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F.E.A.R.

Platform(s): PC, PlayStation 3, Xbox 360
Genre: Action
Publisher: Vivendi
Developer: Monolith

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PC Review - 'F.E.A.R.'

by Justin on Oct. 28, 2005 @ 2:26 a.m. PDT

The story begins as an unidentified paramilitary force infiltrates a multi-billion dollar aerospace compound. The government responds by sending in Special Forces, but loses contact as an eerie signal interrupts radio communications. When the interference subsides moments later, the team has been literally torn apart. As part of a classified strike team created to deal with threats no one else can handle, your mission is simple: Eliminate the intruders at any cost. Determine the origin of the signal. And contain this crisis before it spirals out of control.

Genre: First-Person Shooter
Publisher: Vivendi Universal
Developer: Monolith Productions
Release Date: October 18, 2005

Buy 'F.E.A.R.': PC CD-ROM | PC DVD-ROM

The first-person shooter genre has been in a bit of a slump since Half-Life 2 knocked everyone off their feet about a year ago. Even today, as Far Cry is slowly fading from memory and Doom 3 is ultimately delcared rather docile by many, Half-Life 2 remains the bar by which all other first-person shooters are judged. Monolith's long-awaited, shrouded-in-secrecy PC game F.E.A.R. may not quite change that, but it certainly gives Gordon Freeman a run for his money.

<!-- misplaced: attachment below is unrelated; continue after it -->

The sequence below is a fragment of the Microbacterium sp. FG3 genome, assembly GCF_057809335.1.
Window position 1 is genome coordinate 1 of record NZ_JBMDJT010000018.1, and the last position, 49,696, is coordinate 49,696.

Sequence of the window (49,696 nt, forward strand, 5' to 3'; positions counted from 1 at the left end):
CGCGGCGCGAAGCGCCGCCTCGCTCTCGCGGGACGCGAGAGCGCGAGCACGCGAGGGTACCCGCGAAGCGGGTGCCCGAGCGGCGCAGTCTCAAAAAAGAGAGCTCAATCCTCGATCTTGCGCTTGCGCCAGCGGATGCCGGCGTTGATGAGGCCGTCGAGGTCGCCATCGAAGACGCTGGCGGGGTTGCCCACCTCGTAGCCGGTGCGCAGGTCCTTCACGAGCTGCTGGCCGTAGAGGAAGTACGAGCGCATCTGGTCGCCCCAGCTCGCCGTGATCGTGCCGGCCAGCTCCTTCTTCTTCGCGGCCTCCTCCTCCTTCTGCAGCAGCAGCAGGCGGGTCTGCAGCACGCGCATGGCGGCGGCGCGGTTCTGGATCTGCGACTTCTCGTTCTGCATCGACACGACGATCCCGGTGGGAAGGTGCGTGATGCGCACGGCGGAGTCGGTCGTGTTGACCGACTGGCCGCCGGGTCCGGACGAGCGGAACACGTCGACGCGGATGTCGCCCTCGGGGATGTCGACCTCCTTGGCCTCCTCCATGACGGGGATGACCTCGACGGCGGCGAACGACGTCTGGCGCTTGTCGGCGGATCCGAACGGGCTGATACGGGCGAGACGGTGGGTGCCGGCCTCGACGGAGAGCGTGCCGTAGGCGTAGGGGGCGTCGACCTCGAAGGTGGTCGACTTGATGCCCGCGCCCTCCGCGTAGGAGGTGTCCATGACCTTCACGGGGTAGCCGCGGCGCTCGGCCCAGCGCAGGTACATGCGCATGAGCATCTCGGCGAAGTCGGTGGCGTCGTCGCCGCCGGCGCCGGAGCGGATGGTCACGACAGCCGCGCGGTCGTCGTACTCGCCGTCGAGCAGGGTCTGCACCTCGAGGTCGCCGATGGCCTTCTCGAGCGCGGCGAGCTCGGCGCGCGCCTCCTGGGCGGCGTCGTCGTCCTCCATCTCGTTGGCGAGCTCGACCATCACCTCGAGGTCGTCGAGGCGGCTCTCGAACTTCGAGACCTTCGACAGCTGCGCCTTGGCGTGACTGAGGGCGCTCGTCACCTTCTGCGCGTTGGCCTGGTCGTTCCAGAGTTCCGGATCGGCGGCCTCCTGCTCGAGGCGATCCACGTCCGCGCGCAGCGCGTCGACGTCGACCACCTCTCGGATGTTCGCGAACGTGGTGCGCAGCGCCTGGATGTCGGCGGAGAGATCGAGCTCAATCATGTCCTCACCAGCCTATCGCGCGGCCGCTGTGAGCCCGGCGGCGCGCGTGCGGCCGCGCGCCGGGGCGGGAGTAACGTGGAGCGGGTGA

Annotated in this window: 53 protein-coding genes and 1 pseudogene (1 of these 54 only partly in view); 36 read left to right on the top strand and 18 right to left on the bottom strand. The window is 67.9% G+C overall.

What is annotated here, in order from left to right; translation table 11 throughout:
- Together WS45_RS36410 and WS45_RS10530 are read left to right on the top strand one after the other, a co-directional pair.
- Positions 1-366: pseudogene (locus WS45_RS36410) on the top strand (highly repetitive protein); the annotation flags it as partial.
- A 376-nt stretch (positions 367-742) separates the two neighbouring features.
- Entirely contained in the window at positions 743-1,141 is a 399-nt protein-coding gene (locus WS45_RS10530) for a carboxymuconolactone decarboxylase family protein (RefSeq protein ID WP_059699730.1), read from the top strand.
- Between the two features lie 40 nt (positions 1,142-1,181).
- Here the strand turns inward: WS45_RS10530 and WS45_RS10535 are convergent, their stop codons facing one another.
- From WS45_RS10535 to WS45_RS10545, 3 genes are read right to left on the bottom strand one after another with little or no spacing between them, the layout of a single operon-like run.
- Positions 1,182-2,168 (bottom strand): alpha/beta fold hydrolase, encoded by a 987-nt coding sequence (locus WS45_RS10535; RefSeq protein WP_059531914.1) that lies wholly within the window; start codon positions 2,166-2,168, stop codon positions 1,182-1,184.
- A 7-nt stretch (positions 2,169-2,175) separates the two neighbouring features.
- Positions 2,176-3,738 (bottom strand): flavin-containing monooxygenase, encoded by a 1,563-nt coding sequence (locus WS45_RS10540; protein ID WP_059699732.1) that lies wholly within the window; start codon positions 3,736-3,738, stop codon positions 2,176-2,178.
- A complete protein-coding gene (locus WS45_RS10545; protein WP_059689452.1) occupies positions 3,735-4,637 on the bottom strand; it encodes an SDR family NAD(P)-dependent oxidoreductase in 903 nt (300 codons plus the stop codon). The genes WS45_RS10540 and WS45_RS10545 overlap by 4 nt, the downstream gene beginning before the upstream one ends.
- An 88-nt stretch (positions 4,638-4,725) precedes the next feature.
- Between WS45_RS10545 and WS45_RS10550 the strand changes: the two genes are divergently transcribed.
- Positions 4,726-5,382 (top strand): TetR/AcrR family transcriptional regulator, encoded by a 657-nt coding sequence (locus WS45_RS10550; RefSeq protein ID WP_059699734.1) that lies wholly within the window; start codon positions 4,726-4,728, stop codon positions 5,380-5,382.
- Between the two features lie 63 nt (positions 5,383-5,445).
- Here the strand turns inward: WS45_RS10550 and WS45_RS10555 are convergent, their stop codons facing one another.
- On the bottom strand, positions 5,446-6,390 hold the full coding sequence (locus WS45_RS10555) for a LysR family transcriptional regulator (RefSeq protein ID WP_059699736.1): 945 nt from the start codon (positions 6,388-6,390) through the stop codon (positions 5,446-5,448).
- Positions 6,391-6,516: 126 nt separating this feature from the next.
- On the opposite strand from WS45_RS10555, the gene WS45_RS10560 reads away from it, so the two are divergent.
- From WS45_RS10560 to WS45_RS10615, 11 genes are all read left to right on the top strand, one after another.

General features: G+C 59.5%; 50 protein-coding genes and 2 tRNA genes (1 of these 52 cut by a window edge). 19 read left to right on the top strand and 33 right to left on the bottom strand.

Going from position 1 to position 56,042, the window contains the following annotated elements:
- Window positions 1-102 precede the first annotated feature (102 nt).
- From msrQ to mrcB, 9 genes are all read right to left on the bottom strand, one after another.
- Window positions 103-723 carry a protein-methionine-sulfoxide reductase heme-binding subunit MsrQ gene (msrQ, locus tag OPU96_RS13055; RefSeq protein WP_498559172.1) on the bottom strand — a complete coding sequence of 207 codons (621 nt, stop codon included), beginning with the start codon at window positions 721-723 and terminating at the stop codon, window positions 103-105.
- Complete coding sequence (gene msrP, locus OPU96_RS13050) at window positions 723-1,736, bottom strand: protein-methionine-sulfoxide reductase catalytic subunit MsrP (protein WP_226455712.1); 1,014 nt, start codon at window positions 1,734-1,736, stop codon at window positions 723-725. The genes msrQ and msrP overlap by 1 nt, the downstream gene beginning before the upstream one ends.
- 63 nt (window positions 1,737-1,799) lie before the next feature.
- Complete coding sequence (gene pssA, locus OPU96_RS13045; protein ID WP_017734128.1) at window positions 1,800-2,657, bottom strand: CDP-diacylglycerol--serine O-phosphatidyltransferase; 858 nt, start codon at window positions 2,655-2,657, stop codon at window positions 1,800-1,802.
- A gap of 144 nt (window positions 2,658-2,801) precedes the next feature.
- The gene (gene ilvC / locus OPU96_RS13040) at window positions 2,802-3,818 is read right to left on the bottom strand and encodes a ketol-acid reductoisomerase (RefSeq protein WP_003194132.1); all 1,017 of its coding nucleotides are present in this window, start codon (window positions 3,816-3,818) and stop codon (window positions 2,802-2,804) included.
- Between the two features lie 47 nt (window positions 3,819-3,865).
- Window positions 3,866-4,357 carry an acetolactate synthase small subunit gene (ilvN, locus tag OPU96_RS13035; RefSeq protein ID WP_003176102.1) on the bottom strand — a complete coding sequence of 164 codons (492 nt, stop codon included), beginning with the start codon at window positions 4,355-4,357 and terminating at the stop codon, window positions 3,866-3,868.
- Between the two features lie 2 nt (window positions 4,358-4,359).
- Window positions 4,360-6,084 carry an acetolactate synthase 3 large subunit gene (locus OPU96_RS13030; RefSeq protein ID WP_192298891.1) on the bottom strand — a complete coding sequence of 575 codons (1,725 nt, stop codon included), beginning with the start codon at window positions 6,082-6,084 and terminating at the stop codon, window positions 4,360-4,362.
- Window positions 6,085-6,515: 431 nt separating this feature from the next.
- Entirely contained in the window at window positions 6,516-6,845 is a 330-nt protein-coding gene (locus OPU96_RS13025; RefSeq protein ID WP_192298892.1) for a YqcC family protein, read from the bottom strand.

It's intense, to say the least. First Encounter Assault Recon, F.E.A.R. for short, is neither a run-of-the-mill shooter in the vein of Serious Sam, nor does it lean too heavily on the adventure side of things, like a Metroid Prime. Instead, it's something like a brilliantly paced horror FPS – one oozing with downright creepy atmosphere with handfuls of fierce firefights to keep your adrenaline pumping at maximum.

F.E.A.R. is, basically, a small government group designed to take the offensive against threatening ghosts and other paranormal activity. When Paxton Fettel, a real creep with an appetite for blood, gets his telekinetic groove on and commands a whole legion of ghastly supersoldiers in the invasion of a multi-billion dollar aerospace compound and wipes out the Special Forces sent in at first, the government starts to get pretty concerned. F.E.A.R. - with you as a newbie on the team – are sent in to set things straight.